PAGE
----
Interface and User Experience

The S3000 is meant for novice users, and as such, offers little manual control. Users have a choice of auto mode, smart portrait, a scene auto selector, or a choice of 16 scene presets (including a panorama assist) -- no program mode to be found here. Some basic manual settings can be adjusted, like the flash, macro mode, ISO, and exposure compensation, but no white balance or auto-focus settings, not to mention any shutter or aperture priorities.

The menu system also seems to be geared toward brainless point-and-shoot operation. All the modes and sub-modes are in the same multi-tiered menu, including video mode, as there is no dedicated video button. This all could be frustrating on a more advanced camera, but the S3000 is so straightforward in the first place that it hardly matters. It's still not as intuitive as a similarly cheap Canon.


The S3000 is a mediocre camera. There's no way that you can get publishable photos out of this thing, and if you want any advanced features or plan to do any kind of semi-serious photography, this is not the camera for you.

But it is passable for its price, and better than its predecessor by a mile. Basically, the S3000 is the kind of camera to keep around for quick, casual snapshots to post on Facebook or Flickr. But even at that, I'm still not sure if it's worthy of a purchase. If you have a good cell phone camera, compare it to the sample images here and decide if the S3000's shots are crisp enough to justify the cost. Honestly, if you can spare another $50, you'll get a much better camera. If you're really, truly stuck at this price point, some of Canon's cheap cameras are worth a look.

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Nikon has long been one of the top manufacturers in the industry, and their products are still solid options today. The camera giant is continuously releasing new products with enhancements in image quality and performance.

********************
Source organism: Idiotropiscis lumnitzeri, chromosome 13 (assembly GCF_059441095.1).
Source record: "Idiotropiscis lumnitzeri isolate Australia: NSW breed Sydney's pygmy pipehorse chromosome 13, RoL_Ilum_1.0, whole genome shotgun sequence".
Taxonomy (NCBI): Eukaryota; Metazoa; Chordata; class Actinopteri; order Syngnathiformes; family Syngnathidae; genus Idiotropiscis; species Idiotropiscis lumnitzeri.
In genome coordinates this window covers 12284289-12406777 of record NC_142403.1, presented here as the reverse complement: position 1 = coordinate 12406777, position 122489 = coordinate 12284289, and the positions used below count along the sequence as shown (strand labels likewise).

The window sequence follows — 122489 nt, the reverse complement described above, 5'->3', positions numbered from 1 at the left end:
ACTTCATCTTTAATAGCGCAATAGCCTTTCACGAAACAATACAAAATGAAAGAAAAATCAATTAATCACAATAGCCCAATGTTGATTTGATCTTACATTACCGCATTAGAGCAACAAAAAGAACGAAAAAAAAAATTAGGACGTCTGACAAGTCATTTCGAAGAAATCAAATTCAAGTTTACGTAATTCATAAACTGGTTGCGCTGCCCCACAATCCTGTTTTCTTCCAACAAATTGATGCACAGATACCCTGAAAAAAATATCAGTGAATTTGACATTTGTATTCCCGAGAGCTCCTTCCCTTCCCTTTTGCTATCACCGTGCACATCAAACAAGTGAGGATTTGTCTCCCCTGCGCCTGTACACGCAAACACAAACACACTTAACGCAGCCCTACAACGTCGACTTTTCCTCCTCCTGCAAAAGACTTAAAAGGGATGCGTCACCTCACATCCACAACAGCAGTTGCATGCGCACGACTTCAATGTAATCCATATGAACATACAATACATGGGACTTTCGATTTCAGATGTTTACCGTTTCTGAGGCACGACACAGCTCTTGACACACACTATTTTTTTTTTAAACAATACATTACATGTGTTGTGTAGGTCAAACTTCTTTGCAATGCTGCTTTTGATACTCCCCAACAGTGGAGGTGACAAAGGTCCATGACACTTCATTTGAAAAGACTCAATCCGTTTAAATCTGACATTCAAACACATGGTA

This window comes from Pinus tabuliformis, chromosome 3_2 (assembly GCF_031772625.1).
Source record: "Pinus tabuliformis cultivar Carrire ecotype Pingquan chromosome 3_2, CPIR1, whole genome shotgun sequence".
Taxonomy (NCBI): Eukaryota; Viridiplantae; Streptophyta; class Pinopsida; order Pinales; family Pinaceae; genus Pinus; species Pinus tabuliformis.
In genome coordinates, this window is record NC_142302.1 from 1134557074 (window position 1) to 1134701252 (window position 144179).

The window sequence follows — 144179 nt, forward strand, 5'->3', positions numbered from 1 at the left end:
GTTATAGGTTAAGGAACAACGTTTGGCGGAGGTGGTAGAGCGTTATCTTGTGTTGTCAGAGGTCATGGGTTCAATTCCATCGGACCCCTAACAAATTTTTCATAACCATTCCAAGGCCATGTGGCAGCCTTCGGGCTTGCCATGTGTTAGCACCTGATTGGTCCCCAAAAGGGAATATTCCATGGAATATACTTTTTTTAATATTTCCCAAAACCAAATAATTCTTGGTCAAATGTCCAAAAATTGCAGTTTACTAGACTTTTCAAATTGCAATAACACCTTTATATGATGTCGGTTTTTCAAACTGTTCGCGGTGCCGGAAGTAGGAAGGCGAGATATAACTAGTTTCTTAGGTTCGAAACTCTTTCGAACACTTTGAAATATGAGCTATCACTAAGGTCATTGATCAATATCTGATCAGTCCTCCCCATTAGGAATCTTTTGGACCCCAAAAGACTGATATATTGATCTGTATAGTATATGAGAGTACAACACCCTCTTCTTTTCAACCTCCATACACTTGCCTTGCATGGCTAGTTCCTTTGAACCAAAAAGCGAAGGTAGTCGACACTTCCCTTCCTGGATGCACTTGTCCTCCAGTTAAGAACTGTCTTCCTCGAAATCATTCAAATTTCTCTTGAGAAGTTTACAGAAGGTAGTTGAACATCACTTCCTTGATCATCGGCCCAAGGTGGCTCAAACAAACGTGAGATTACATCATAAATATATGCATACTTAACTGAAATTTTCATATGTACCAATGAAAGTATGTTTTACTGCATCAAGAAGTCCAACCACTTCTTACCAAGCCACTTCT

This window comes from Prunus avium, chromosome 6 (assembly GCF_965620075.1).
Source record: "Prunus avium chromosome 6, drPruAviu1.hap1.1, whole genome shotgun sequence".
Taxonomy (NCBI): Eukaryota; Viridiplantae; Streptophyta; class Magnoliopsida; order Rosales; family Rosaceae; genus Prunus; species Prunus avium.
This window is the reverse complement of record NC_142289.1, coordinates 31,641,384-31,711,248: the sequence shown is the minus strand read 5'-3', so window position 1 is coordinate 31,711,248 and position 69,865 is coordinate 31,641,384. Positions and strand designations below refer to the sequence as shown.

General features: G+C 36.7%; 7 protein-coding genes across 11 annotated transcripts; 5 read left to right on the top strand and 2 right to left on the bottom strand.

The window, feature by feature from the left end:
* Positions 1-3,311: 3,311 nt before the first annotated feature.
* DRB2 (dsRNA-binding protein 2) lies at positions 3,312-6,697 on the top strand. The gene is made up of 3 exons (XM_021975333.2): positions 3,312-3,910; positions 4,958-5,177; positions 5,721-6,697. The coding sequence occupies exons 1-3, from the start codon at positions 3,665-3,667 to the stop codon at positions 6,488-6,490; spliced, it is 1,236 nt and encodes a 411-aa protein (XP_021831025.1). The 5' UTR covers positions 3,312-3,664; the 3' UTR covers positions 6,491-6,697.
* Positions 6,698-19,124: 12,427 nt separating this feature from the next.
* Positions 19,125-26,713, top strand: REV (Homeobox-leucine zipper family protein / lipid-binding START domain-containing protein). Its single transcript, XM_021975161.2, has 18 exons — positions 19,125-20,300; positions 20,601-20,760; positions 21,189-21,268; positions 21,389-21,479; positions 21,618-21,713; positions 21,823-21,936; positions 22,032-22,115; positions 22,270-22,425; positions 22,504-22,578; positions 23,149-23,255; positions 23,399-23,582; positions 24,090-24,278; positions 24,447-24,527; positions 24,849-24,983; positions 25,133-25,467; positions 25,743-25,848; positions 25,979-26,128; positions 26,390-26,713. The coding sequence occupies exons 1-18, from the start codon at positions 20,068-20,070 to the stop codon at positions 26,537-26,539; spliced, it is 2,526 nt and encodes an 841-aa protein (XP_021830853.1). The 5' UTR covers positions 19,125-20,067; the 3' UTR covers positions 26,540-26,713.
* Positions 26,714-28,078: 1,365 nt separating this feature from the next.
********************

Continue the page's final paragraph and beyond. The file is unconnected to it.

It's hard to go wrong with a Nikon DSLR. With a different model available for every skill level from beginner to professional, Nikon's DSLR's have always been top notch. Their latest DSLRs have seen improved noise reduction, enhanced video quality and upgraded designs over cameras from just a few years ago.

Nikon made an interesting move in the realm of mirrorless cameras—instead of pushing for bigger sensors, Nikon instead has focused on speed. The Nikon 1 line cameras use a 1” sensor, which is larger than your average point-and-shoot but smaller than the Micro Four Thirds options. While the 1 line doesn't have much resolution, their cameras boast speeds upwards of 15 fps—no other mirrorless line currently comes close to that level of speed.

Nikon's compacts aren't as much of a sure thing as their DSLRs—some of their smaller cameras are quite impressive, while others are beaten out by competitors. We liked their higher end consumer point-and-shoots like the COOLPIX S6500, but be careful with their budget compacts. They offer quite a range of compact cameras, just be sure to read the reviews on the individual camera first.

Nikon offers a full range of cameras from tiny budget models to professional DSLRs. More often than not, if you go with a Nikon, you're getting a solid camera.

We here at Digital Camera HQ offer unbiased, informative reviews and recommendations to guide you to the right camera. We're not an actual store; we're just here to help you find the perfect camera at the best price possible by using our camera grades. Let us know if you have any problems or questions, we're happy to help.